The Rohingyas: Illegal immigrants or victims of trafficking? — Jules Rahman Ong

A group of Rohingya people, just arrived a few weeks ago, sharing their harrowing experiences with an Al-Jazeera reporter. — Pictures by Jules Ong
A group of Rohingya people, just arrived a few weeks ago, sharing their harrowing experiences with an Al-Jazeera reporter. — Pictures by Jules Ong

MAY 12 — Yesterday, 1,018 Rohingya refugees were left stranded in two boats in Langkawi. The day before several boats contaning 900 Rohingya refugees were found adrift in Indonesian waters near to Aceh.

On the Malaysian side, maritime police has branded them as illegal immigrants and they were promptly arrested and hauled to detention. On the Indonesian side, the government has put up shelters for them while they undergo immigration, health and security checks.

All the refugees were in a terrible state, sick and starved over weeks or months, having endured abuse and neglect. But the difference in labelling and hence, the treatment of these people could not have been more stark.

Did they come here by their own volition, knowing that they were entering a country illegally, or were they victims of trafficking? Why are they here?

I am going to share with you this man’s story. I met Karim, a 37-year old Rohingya man at a surau in a suburb of Kuala Lumpur. The kind people who administer the small mosque has taken him in and given him a job of cleaning the compound, perhaps, so that they can give him some money in return. They pay him RM900 a month and he has been living there for five months.

Karim was a fisherman in the Arakan state of Myanmar. He has a wife and five young children. He lived in another village not far from his family in order to make a living. A year ago, Karim said that his village was attacked by Myanmar soldiers. Houses were burnt down and people were shot. He along with about 40 people escaped in a friend’s fishing boat in the dead of night.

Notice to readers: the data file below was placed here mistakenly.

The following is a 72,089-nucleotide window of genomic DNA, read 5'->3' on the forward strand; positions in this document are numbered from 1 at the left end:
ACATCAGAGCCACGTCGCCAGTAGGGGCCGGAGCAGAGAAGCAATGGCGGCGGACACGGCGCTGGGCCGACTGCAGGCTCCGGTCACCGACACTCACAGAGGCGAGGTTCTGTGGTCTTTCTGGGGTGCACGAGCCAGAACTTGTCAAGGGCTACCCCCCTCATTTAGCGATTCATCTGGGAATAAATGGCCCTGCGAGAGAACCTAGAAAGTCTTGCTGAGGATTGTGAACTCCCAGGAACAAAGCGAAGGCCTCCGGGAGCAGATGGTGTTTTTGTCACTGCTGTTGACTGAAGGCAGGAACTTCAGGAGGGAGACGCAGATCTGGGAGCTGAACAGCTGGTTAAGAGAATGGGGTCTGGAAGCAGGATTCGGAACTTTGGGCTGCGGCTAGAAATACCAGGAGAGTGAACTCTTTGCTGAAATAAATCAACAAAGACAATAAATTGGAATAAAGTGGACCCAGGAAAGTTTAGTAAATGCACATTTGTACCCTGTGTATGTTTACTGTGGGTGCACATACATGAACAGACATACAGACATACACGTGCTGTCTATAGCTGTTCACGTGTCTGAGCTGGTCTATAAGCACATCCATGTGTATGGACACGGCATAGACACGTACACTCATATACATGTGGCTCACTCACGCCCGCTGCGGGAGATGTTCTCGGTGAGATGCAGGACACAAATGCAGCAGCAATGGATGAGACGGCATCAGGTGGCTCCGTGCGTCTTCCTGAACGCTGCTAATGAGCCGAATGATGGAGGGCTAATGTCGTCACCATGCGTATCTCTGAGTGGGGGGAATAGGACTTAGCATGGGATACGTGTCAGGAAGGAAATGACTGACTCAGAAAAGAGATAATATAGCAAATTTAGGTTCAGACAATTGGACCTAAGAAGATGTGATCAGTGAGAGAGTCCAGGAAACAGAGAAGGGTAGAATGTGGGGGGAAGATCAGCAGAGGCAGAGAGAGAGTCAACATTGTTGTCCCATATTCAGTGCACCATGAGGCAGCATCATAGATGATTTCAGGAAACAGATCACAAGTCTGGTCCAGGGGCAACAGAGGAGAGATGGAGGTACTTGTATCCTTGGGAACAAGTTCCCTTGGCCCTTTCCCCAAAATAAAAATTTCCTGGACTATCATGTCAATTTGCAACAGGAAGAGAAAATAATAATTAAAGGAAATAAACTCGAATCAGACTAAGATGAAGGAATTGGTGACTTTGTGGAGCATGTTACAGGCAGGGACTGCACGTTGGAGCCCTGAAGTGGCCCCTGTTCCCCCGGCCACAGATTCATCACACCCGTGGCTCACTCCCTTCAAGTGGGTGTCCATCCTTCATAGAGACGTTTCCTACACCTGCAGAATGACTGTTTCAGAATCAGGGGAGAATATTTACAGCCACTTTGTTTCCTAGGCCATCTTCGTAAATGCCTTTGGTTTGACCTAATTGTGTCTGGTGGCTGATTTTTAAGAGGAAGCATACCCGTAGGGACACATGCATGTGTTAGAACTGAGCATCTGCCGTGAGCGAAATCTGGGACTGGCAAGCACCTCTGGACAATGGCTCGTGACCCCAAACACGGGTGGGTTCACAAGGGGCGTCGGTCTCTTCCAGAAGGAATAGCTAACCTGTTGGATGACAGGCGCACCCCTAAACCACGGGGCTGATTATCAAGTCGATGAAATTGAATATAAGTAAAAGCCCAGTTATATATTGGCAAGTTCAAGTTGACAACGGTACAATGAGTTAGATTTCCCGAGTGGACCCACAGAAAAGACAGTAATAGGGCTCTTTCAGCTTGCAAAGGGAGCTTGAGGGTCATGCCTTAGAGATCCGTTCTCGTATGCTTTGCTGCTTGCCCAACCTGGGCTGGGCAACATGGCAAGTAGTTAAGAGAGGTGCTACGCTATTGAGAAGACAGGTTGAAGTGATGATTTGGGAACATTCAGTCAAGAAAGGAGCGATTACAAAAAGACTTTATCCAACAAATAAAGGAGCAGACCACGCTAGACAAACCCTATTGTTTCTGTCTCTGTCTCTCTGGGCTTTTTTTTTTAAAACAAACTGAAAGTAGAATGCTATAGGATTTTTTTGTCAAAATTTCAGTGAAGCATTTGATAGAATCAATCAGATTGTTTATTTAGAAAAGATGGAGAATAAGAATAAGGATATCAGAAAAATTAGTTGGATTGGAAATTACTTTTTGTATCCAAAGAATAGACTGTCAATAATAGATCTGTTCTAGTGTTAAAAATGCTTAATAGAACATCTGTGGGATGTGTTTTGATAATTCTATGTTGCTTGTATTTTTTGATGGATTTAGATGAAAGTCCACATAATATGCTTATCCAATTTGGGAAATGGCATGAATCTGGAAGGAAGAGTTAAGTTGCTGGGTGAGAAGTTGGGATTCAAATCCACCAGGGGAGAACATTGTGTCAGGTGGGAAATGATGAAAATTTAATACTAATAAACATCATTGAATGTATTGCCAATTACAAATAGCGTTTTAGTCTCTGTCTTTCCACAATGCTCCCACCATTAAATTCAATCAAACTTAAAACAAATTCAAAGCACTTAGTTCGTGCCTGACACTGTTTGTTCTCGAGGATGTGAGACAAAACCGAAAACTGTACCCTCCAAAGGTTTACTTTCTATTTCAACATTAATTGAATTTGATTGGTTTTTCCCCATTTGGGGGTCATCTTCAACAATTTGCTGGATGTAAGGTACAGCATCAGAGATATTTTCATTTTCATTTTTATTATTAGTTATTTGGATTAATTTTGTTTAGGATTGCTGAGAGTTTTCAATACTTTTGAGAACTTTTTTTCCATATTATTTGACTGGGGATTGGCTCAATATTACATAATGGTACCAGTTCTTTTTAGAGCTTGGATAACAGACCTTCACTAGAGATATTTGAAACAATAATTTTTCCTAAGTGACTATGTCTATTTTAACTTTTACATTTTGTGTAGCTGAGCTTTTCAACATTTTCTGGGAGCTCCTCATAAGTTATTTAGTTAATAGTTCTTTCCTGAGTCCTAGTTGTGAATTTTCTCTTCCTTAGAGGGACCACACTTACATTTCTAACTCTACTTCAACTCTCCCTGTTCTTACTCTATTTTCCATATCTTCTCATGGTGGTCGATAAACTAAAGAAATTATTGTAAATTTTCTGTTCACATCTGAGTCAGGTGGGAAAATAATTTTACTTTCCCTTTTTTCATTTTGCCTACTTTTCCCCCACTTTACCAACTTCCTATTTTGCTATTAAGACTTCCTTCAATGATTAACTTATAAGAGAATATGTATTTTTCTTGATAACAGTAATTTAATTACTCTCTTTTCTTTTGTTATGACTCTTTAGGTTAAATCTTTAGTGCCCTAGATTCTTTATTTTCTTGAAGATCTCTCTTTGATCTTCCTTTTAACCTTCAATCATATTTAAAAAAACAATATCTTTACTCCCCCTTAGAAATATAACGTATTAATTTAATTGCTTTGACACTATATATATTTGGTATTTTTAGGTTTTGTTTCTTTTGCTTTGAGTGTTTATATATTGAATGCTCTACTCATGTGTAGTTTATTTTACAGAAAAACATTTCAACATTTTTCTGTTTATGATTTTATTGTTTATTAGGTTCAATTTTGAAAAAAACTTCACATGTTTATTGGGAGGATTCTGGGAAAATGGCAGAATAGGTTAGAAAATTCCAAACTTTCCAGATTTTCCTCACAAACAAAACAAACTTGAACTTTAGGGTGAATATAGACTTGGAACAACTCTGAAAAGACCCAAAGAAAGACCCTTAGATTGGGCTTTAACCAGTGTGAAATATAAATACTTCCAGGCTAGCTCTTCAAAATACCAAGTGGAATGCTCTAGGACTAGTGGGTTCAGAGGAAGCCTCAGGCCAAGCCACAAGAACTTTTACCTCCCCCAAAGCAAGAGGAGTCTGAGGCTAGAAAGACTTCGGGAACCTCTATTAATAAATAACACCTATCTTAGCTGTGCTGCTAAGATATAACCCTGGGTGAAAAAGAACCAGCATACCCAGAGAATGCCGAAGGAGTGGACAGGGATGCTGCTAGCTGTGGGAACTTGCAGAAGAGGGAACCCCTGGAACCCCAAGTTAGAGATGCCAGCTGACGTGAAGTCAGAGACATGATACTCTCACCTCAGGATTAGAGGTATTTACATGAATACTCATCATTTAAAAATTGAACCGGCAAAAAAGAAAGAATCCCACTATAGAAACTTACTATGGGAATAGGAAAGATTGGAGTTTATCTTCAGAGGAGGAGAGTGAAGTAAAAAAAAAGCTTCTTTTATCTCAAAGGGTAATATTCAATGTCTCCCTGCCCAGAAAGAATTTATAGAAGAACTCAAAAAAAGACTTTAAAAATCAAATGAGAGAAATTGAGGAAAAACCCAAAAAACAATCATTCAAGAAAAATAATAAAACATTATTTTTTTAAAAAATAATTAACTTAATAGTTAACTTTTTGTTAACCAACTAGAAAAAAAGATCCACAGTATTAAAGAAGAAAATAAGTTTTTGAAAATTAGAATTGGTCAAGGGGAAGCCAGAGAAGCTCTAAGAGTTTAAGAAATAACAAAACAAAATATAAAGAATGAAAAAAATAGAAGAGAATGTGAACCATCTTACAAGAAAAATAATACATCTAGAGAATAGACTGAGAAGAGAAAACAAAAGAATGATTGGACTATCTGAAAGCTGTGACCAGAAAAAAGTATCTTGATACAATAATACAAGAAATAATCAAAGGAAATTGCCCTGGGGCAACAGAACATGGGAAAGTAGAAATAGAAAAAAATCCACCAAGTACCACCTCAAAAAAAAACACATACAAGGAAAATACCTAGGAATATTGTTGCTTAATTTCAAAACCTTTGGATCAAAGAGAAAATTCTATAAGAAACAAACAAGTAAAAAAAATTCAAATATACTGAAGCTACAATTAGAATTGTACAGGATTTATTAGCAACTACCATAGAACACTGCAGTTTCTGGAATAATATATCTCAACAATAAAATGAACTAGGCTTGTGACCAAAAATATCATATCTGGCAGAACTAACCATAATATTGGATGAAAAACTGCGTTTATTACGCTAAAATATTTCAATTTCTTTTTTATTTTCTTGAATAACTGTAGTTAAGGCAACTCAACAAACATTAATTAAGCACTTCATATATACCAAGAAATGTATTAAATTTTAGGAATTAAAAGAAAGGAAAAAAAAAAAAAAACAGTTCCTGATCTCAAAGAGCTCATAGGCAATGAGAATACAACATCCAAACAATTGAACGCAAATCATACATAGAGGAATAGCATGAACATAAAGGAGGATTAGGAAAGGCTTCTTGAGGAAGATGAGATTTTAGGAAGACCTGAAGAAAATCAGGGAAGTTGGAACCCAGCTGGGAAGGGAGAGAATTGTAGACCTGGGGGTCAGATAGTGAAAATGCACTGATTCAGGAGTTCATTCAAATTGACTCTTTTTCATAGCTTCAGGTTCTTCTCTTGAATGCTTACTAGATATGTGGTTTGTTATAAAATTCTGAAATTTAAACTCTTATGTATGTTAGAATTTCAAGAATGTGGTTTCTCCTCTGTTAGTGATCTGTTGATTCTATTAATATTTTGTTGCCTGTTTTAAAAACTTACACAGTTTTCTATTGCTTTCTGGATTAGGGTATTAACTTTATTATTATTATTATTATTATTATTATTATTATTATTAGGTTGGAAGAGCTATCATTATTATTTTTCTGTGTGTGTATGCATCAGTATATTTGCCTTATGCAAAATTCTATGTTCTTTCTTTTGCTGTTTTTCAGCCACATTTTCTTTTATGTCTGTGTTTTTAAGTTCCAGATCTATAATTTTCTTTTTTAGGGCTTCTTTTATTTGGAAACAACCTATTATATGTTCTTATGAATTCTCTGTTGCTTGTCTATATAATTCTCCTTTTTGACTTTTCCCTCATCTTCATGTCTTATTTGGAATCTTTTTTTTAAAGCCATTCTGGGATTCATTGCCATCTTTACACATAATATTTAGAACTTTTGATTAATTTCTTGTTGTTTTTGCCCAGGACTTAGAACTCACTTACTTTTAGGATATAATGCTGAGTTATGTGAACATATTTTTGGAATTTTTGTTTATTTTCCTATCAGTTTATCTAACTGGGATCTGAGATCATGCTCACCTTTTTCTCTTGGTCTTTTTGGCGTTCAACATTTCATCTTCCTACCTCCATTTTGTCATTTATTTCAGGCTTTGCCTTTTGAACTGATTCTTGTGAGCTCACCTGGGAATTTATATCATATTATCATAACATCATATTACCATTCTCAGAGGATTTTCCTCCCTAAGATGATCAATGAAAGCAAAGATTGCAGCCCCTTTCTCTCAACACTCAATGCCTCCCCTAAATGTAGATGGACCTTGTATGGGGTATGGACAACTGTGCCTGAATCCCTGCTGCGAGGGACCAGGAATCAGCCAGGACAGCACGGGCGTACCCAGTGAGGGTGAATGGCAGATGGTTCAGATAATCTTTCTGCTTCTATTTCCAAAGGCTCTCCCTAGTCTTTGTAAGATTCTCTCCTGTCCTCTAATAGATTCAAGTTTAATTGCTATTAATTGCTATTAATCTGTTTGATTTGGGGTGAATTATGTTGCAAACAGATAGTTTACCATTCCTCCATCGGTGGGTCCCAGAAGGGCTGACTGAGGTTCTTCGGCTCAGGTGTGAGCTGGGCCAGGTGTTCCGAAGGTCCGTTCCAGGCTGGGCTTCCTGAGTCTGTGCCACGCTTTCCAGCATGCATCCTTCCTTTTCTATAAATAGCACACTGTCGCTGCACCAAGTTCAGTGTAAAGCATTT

“We left quietly in the night. There were eight women and about 12 children. We did not know where we were going, only to escape,” he said. They were adrfit for several days when they were intercepted by a pirate boat.

“There were these men wearing masks with guns. They forced all of us into their bigger boat. There were already people who were in the same predicament as us in the boat. We were taken to a rubber estate in Thailand. There were about 200 of us.

“There we were put in cages. We were treated like animals. They handed us a mobile phone and were asked to call our families to pay for our release. If we could not promise them any money, they beat us. The women were raped. Some people died from the beatings and they threw the bodies into the ground.” Karim showed us the long lacerations on his back from the beatings.

“I promised that I will pay RM5,000 if they released me. They took some of us across to the Malaysian border by foot, and then by a vehicle to BM (Bukit Mertajam, Penang).”

Karim hopes to be reunited with his family.
Karim hopes to be reunited with his family.

Karim said that he and 16 others decided to fight their way out, knowing fully well that since they could not pay up, they will definitely be killed. By some miracle and pure desperation, they managed to overpower the three smugglers who were guarding them, then split up. Karim made his way to Kuala Lumpur, sleeping in suraus and mosques along the way.

18 days ago, he learnt that his wife and children were in Southern Thailand. He received a call from a smuggler who threatened that if he wanted to see his family, he must pay RM14,000. He heard his wife’s sobbing voice through the phone begging him to deliver the money. She said they were being starved, men were beaten and the younger women were raped.